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Issue #1755      November 2, 2016

Editorial

Slavery: Genesis of capitalism

“Slavery is a booming business and the number of slaves is increasing. People get rich by using slaves. And when they’ve finished with their slaves, they just throw these people away. This is the new slavery, which focuses on big profits and cheap lives. It is not about owning people in the traditional sense of the old slavery, but about controlling them completely. People become completely disposable tools for making money.” – Kevin Bales, Disposable People: New Slavery in the Global Economy, 1999.

Since 1983 December 2 has been recognised as the International Day for the Abolition of Slavery that had been adopted by the General Assembly of the United Nations. They dedicated this day to the awareness of contemporary forms of slavery such as extreme labour exploitation, human trafficking, forced recruitment of minors for use in armed forces and forced marriages.

Although the United Nations has made an attempt to challenge these issues we still have a staggering statistic that shows that slavery rates are higher than ever before.

Trade deals like the TPP (Trans Pacific Partnership), of which Australia is a part, are creating the circumstances for being soft on contemporary slavery.

Malaysia, for example, (also a signature of the TPP) has been put on Tier 3 for having a long history and increase in human trafficking, forced labour, sex trafficking and child labour abuses. During the negotiations of the TPP the investigations on contemporary slavery went down to practically nonexistent.

Then Barak Obama removed Malaysia from the Tier 3 category list to Tier 2 list in order to proceed with TPP deals, Obama’s move has been called variously “shrugging off global slavery for the interest of the TPP deals” and “Obama has turned its back on the victims of trafficking”. Some might be surprised that this is happening today.

The fundamentals of capitalism haven’t changed, the very essence of capitalism is slavery and though there are different levels of modern day slavery, today all workers suffer a kind of slavery whether it be wage slavery or chattel slavery.

Slavery is a system under which people are treated as property and are forced to work. Slaves can be held against their will from the time of their capture or birth and are deprived of the right to refuse to work or demand better conditions or wages.

Slavery is usually used in the past tense, but by analysing current socioeconomic systems we can identify that we are literally slaves today.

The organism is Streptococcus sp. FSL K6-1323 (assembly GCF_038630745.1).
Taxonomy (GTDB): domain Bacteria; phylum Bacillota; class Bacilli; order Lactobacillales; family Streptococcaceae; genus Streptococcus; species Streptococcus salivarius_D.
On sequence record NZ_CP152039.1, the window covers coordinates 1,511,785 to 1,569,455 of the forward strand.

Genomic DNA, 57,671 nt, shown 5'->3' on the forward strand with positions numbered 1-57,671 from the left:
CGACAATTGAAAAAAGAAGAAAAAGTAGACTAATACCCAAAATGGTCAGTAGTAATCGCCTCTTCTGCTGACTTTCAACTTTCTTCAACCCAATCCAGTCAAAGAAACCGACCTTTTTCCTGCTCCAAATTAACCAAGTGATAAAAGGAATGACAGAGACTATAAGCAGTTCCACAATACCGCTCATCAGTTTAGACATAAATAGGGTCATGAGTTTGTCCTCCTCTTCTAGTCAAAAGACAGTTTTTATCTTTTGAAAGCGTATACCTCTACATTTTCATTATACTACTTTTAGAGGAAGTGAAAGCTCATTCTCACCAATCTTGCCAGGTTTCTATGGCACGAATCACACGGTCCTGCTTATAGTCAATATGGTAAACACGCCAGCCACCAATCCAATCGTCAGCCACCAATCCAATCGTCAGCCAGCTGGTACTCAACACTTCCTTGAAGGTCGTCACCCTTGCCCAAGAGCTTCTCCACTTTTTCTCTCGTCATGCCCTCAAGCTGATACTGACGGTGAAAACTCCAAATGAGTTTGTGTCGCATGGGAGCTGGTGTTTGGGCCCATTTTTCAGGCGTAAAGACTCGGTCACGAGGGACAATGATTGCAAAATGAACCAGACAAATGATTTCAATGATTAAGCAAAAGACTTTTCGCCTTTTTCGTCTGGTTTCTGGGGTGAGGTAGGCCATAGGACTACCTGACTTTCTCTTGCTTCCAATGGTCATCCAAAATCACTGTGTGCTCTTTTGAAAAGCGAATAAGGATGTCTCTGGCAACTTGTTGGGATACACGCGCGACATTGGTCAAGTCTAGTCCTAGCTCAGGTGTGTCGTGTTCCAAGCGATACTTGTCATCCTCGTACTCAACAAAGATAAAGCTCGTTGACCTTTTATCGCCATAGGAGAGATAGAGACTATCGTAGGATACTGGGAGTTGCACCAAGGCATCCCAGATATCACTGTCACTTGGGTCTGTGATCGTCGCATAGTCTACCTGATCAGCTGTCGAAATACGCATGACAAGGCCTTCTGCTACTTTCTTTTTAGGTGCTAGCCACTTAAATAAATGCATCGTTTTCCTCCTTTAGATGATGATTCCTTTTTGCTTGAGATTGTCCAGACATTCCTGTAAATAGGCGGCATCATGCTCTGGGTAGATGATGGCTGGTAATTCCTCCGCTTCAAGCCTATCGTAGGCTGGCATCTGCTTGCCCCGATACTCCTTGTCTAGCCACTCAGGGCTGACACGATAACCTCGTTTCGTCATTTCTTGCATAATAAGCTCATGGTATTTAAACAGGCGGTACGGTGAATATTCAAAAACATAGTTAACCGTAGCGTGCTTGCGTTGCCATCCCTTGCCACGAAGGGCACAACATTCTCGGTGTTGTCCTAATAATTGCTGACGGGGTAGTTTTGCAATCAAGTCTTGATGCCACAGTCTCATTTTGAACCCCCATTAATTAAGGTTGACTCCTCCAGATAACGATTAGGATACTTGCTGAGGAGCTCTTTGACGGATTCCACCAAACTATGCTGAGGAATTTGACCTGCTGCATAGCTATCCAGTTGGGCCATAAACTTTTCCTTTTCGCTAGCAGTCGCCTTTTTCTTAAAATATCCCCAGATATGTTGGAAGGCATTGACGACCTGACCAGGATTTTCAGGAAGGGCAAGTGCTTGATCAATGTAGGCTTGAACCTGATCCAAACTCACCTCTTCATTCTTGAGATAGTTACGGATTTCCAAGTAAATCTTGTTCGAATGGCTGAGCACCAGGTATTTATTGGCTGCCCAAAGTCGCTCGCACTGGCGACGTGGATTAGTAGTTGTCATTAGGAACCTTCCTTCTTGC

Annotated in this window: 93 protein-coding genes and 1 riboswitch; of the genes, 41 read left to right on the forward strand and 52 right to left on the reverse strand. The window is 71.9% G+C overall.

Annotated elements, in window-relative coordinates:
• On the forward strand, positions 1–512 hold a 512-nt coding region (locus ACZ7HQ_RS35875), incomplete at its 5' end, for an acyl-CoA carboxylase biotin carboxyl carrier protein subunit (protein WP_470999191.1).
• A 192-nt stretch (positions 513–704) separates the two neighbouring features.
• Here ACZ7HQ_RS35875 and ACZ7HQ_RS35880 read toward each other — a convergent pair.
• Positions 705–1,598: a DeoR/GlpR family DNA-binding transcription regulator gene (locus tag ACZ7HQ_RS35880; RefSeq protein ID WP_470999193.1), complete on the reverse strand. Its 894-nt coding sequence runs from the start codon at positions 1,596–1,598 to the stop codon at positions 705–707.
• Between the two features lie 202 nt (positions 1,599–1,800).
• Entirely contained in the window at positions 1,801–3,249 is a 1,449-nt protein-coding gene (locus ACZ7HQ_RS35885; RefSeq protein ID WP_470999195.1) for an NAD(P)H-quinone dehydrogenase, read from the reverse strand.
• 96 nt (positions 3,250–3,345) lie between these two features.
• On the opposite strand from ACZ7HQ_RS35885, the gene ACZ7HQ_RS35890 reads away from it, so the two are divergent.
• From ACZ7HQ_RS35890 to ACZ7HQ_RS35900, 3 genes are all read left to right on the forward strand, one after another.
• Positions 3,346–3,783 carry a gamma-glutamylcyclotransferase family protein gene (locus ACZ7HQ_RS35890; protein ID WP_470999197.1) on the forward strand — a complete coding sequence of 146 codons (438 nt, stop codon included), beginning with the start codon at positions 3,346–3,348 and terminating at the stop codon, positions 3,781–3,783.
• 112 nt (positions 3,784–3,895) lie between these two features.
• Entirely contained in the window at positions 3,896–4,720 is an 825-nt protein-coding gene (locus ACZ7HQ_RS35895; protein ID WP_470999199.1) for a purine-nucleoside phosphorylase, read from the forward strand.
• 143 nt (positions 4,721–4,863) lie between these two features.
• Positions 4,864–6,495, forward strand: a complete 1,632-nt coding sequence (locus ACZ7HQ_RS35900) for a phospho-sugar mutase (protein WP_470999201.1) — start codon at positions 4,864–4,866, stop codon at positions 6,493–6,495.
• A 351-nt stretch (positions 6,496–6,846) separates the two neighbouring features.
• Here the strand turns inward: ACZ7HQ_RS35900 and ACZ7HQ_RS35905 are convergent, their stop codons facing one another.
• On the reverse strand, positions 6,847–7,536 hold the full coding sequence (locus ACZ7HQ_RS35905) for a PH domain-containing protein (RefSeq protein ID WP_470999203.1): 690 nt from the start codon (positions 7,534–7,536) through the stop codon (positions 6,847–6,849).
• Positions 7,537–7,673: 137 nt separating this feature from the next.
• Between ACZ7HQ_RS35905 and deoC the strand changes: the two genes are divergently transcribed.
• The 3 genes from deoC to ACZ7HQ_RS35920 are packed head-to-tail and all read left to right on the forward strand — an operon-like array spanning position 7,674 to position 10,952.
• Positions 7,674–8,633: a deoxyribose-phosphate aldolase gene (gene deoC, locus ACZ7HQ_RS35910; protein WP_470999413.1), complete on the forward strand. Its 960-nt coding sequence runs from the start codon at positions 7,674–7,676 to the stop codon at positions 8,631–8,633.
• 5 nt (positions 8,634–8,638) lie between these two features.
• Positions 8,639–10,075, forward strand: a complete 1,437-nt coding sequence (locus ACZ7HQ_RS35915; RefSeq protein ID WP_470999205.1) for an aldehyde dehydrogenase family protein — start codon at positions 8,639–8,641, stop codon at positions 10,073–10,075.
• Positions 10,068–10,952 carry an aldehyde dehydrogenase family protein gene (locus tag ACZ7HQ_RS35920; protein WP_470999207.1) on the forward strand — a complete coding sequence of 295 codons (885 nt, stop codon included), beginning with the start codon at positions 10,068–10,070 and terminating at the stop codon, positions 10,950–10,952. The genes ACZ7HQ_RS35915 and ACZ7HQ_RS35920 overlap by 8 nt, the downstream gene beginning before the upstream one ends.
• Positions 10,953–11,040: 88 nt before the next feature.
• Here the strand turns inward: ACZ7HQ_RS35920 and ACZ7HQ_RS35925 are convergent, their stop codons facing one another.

Employers have always regarded the act of workers coming together with fear and as a crime. There were bitter struggles in the 19th century as workers tried to form trade unions. But inevitably the demand for joint action in support of commonly held interests triumphed.

This may seem so obvious as to be not worth repeating but it is the concept of the common interests of workers and the necessity for trade unions as collectives of workers, that is being challenged by employers and the offensive against organised labour by the current federal government.

Another aspect of the growing use of slave labour is the rise of private prisons: prisoners who are stripped of their rights; workers who are no longer allowed to unionise and are paid a slave pittance. This has been exposed more recently in Australia with extreme exploitation of overseas workers on work visas or in Australia as students. The corporations don’t have to give these workers sick days, overtime, holidays and other entitlements.

But who’s winning the race to the bottom for 21st-century slave labour?

The US holds more than 25 percent of the world’s prisoners; US corporations see prisoners as the best strategy for corporate profit. According to the Wall Street Journal “more than a third of all US states allow borrowers who can’t – or won’t – pay to be jailed”. So, if you’re struggling to pay off your loans you might be a victim of 21st century slavery, an example of the deepening crisis and systemic malaise of the capitalist system, as the genesis of capitalism is slavery.

This is why the United Nations is struggling to overcome the modern version of slavery because it is built into a society that creates the conditions for slavery, with corporations that benefit from wage or chattel slavery. To tackle the issue of slavery means tackling the issue of capitalism.

Next article – “Save Our Hospitals” – Privatisation rejected

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